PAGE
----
Friday, February 06, 2015

Trying my hand at a villanelle



At the start of the year my online group of poetry sisters decided to challenge ourselves with writing and posting poems all year with a different form for each month. January was triolets, and February has been all about Villanelles. I have to confess I have really struggled with this one! I had a story I wanted to tell about my young son and his first taste of hot peppers, but try as I might I could not wrestle that story into the strict form of a villanelle.



Wikipedia explains the structure this way: "A villanelle (also known as villanesque) is a nineteen-line poetic form consisting of five tercets followed by a quatrain. There are two refrains and two repeating rhymes, with the first and third line of the first tercet repeated alternately until the last stanza, which includes both repeated lines."

I really love the bounce and swing of the repeating lines. But boy, howdy this was a struggle! I did some free writing, made lists of verbs and rhyming end words, wrote some free verse, and wrote many drafts. I took advice from Kelly on how to use a table first made by Trisha in a Google doc, with the rhyme scheme and repeats laid out down the left hand margin. I listened to Tanita when she reminded me to develop a strong couplet in the first stanza to carry the repeats and build tension. Eventually I gave up trying to tell the whole story of how we came to grow hot peppers on the windowsill, and just tried to focus on the seed. After weeks of wrestling with it, I told myself if it was still a stinker by Thursday night I wouldn't post it at all. But low and behold, I refused to give up!



I scribbled a lot in my writing journal, and then put the draft up on a Google doc my poetry sisters and I were sharing. Reading and discussing their drafts and hearing their comments on mine was the fun part! With their encouragement and suggestions I did a lot of editing, rearranging, walking away, coming back, scowling and sighing. What I ended up with I will share here, but I consider it still a draft. There are still some bits that snag on my tongue. I will keep working on it, but for now here it is:





THE HEAT IS IN THE SEED

A seed discarded is not lost;
the smallest flame contains the spark.
For every blooming there’s a cost.

These faded buds their zest exhaust,
so sunlight fades into the dark.
A seed discarded is not lost.

Hot pepper’s fire is quickly tossed
(those pretty pods pulled on a lark),
for every blooming there’s a cost.

Hanging fruit turns ripe by frost;
or drops to dirt to leave its mark.
A seed discarded is not lost.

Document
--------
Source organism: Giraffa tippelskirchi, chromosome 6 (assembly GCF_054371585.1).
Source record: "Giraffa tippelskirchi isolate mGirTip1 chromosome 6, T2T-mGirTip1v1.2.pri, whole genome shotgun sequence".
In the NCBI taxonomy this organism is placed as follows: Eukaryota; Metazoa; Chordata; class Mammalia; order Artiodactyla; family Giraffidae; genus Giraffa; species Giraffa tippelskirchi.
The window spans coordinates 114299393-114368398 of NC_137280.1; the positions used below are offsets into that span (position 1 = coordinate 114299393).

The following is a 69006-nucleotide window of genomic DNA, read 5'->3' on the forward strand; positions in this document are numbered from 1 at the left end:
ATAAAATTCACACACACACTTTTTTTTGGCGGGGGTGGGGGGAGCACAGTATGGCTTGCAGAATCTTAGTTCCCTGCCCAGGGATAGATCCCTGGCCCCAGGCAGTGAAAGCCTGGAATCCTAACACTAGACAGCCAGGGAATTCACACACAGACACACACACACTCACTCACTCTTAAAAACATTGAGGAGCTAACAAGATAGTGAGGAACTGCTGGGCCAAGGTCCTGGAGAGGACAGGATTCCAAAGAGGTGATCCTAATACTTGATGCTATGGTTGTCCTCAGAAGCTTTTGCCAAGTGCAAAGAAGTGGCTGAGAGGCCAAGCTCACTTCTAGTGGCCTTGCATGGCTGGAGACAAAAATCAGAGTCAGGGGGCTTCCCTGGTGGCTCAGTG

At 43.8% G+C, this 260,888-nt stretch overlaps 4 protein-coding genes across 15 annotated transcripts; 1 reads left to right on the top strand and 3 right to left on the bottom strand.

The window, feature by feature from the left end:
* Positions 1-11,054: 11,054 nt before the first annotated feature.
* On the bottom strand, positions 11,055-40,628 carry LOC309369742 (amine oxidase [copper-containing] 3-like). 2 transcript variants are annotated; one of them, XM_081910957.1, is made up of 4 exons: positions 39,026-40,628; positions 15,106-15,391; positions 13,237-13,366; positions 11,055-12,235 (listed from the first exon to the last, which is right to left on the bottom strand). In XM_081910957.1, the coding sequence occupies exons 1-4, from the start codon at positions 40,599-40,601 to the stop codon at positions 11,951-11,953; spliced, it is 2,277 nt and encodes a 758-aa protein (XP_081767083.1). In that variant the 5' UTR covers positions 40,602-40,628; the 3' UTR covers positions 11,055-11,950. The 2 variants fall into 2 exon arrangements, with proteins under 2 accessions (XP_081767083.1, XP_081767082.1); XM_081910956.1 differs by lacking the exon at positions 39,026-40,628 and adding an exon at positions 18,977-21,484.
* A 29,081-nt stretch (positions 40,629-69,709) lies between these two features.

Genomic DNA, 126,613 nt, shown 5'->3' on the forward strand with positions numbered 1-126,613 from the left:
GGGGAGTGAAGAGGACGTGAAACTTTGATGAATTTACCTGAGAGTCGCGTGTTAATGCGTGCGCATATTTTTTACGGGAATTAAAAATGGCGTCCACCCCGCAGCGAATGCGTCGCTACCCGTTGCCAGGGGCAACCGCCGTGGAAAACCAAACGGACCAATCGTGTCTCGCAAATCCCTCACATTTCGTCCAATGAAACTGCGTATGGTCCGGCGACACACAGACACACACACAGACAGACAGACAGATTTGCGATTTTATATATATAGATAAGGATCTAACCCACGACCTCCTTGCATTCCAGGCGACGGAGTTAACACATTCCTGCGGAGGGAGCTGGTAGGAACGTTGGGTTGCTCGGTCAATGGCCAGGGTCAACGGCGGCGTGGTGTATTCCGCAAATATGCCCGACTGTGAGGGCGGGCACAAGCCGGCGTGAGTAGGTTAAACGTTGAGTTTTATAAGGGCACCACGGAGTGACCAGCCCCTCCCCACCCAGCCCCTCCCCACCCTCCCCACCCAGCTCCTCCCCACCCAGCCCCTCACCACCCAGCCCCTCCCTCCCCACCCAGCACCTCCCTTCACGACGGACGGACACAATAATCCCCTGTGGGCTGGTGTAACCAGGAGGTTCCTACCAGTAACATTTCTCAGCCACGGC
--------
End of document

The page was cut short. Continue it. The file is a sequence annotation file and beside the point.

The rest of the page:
The sweet of fruit - to some mere dross;
young flowers knew it as an ark.
For every blooming there’s a cost          

and in time’s sand a line gets crossed;
I tell you, listen and remark -
A seed discarded is not lost;
For every blooming there’s a cost.

 -Andromeda Jazmon

Please visit my Poetry Sisters' blogs and read their lovely villanelles:
Tanita S. Davis, Tricia Stohr-Hunt , Laura Purdie Salas Liz Garton Scanlon, Kelly R. Fineman, and Sara Lewis Holmes

And don't forget to visit the Friday Poetry Round up hosted by Elizabeth Steinglass.
Enjoy!



22 comments:

Sara said...

I understand you still want to play with this draft, Andi---but OH! I think it's lovely as it is. That gorgeous idea that "for every blooming there's a cost" which you develop throughout the poem---so good. I also kind of want to steal your title, or at the very least, grab it and sit with it awhile: The Heat is in the Seed. How true.

Andromeda Jazmon Sibley said...

Yup, Sara, that's what I've always heard about hot peppers. The seeds are the strongest carrier of the heat. Isn't that something?

tanita✿davis said...

DITTO WHAT SARA SAID. I really respect the work you did - taking it apart and putting it back together. I tend to scrap rather than repair, I'm afraid, with my poems...

And even your layout is beautiful. Oh! Those peppers! At this moment, I long for the growing season...though, for every blooming, there's a cost...

Andromeda Jazmon Sibley said...

Ha! That's the thing, Tanita. I usually don't work this hard to fix a poem. I just give up and move on. :) And, this is really the first time I ever tried to grow hot peppers on the windowsill... and to be successful? Wow! They are so beautiful! I don't even eat things that hot as a rule. I had to send my harvest to my oldest son because he is the only one in the family that would truly enjoy them. LOL Really, I was just doing it to see what would happen.